This Samantha in the movie is of course many times better than Siri in every aspect but principally it’s still the same thing. Going over to the Google camp – if you sign into Google in your Chrome browser it records a lot of personal information about you – what you search for, what you click on, what are your favorite sites, what are you bookmarks, which sites you visit more often and so on. For now they use this data to present you with relevant advertising but they also use it to present personalized search results. In my case they would put results relating to religion at the top of the page, which I accept as validation of my attempts at becoming a devotee. Google also uses this collected data for services like Now, which is their equivalent of Siri. It’s already superior to Apple version in many ways but that’s just the beginning. With slightly better technology Google can do everything that Samantha does already.
Check grammar and spelling in your documents? MS word already does that. Inform you of important emails – Gmail already filters your inbox and already knows what’s important and what’s not. Answer various queries – that’s what Siri did from the start. Ask you about your day and how you feel – don’t need a genius to program this kind of questions.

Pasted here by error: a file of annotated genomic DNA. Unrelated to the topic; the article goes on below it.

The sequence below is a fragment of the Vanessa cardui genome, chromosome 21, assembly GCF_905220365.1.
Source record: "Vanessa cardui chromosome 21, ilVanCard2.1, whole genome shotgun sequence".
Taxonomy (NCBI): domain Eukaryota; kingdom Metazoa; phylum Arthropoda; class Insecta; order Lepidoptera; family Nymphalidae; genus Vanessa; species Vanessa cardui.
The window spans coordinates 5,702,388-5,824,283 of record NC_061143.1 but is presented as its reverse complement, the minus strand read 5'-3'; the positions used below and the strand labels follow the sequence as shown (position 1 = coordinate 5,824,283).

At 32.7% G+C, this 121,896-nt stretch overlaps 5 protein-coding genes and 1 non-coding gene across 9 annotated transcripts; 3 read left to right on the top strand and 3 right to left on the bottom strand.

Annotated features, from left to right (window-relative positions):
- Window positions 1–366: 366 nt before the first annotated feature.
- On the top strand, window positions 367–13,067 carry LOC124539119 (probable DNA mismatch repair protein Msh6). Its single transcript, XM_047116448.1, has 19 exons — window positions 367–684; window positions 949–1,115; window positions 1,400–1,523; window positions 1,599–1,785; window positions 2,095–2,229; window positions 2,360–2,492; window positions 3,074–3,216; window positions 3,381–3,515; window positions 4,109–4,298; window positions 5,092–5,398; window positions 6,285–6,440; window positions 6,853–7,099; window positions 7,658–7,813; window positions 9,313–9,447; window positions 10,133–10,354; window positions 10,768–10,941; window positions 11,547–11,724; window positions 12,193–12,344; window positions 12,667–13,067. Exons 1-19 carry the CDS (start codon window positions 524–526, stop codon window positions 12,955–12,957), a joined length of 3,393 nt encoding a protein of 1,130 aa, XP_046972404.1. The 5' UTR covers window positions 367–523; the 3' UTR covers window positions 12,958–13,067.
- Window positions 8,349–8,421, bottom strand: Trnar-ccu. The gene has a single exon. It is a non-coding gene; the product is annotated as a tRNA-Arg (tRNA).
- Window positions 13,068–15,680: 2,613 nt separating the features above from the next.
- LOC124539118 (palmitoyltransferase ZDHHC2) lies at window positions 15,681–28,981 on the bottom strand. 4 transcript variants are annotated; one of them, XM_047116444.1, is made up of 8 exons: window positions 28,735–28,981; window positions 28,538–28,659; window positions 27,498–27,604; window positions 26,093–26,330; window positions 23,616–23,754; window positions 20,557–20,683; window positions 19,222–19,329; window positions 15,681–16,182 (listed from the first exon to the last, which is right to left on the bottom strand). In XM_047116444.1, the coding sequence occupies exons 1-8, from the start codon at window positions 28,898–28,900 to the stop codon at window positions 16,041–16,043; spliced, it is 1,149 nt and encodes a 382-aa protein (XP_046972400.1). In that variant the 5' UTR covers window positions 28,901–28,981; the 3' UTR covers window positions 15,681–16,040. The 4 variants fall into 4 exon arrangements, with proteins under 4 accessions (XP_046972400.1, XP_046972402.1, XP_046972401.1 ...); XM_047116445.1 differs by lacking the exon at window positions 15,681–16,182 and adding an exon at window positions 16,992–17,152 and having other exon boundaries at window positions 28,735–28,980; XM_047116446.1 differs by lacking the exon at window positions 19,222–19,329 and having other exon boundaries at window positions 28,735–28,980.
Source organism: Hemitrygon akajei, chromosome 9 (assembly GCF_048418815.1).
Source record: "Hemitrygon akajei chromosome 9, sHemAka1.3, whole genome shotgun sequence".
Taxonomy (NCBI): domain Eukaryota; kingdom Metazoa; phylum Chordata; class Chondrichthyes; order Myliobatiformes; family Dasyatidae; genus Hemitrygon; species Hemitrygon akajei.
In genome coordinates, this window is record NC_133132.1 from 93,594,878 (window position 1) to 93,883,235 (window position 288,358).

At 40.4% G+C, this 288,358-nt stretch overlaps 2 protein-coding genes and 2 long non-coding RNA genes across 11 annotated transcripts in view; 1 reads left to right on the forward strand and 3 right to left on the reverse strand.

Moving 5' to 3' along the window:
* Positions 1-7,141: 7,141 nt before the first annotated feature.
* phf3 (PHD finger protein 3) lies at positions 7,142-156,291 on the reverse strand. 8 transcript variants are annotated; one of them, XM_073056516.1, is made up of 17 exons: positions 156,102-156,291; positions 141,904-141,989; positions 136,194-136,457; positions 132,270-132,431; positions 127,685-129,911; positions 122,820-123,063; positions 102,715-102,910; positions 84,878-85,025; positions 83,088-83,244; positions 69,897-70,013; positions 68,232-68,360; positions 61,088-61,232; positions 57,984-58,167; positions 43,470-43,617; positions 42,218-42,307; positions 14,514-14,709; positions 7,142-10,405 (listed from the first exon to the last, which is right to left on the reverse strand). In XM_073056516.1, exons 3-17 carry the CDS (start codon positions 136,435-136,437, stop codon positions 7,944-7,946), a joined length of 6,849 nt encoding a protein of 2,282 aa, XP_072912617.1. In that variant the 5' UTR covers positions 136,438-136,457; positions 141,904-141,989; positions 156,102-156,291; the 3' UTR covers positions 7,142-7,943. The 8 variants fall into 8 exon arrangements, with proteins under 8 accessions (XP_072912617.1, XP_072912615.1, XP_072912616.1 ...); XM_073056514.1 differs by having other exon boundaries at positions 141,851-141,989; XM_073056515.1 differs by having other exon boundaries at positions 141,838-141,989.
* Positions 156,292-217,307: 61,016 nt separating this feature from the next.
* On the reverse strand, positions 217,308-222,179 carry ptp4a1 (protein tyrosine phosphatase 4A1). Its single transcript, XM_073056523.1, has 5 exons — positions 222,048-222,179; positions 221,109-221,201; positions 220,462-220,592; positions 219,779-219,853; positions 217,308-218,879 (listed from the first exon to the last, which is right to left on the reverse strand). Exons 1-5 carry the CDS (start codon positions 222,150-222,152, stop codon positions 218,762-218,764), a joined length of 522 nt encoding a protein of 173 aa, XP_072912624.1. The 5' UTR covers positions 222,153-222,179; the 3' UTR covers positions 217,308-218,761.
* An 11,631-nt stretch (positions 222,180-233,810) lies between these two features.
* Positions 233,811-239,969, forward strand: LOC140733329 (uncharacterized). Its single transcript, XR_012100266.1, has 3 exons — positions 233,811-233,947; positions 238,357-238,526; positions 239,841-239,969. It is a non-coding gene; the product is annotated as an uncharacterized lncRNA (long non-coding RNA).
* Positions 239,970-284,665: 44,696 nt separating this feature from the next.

You can also program the app to ask you more about your person, from favorite colors to sport teams to political views to previous relationships. Based on this information it should be able to predict your reactions to any kind of news or even search for the news that you would find interesting. Facebook already does that – it builds your newsfeed from posts that are very similar to the ones you “liked” before.
This Samantha might ask you what you want to do about this or that news – reply, postpone, put down in your calendar and so on but this is trivial – that’s what various buttons on Facebook or other sites are for – for sharing, saving for later, bookmarking etc. They just don’t talk about it, simply show them prominently, sometimes in popups, inviting you to interact in silence. They can already activate your speakers and actually ask you but most people would find it annoying and never visit such sites again. With Samantha, however, they expect verbal interaction, so she talks. Point is, she doesn’t say anything that is not already said visually when you are on the internet.
Anyway, I don’t think I’ll say everything I want to say about this movie in one post so I guess I should wrap it up for today.
As far as AI goes, nothing shown in this movie requires it being a person. Everything can be programmed and we already know how, it’s just that technology is not there yet – we need bigger, faster computers and faster internet, that’s all.